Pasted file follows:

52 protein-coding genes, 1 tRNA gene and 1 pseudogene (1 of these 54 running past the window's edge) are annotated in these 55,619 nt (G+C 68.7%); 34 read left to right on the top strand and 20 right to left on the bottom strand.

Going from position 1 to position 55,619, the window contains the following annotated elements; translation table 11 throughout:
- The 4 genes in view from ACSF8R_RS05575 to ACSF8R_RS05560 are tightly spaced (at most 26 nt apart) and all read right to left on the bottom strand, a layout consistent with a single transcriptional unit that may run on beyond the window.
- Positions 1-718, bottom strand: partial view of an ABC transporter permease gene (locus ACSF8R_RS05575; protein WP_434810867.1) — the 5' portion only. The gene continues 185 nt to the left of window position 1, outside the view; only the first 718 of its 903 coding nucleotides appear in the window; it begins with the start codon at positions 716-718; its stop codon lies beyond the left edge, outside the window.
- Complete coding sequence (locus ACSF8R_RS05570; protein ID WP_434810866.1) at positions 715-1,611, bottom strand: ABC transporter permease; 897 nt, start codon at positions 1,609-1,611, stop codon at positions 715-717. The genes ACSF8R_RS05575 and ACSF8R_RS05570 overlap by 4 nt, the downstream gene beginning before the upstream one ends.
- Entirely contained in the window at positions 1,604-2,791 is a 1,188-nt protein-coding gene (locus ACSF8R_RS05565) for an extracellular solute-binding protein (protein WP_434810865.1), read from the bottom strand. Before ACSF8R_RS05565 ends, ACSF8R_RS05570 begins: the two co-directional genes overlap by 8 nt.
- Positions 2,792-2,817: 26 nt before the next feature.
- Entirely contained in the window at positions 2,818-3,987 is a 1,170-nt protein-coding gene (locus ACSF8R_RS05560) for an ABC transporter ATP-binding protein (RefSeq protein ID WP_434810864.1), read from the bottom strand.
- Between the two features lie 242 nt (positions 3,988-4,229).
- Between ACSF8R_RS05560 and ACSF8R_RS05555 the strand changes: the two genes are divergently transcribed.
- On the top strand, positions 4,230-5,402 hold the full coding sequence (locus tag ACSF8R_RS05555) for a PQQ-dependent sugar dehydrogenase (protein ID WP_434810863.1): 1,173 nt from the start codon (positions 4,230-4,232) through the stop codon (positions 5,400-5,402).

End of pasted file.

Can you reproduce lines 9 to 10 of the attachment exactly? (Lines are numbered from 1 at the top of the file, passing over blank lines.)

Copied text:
- Between the two features lie 242 nt (positions 3,988-4,229).
- Between ACSF8R_RS05560 and ACSF8R_RS05555 the strand changes: the two genes are divergently transcribed.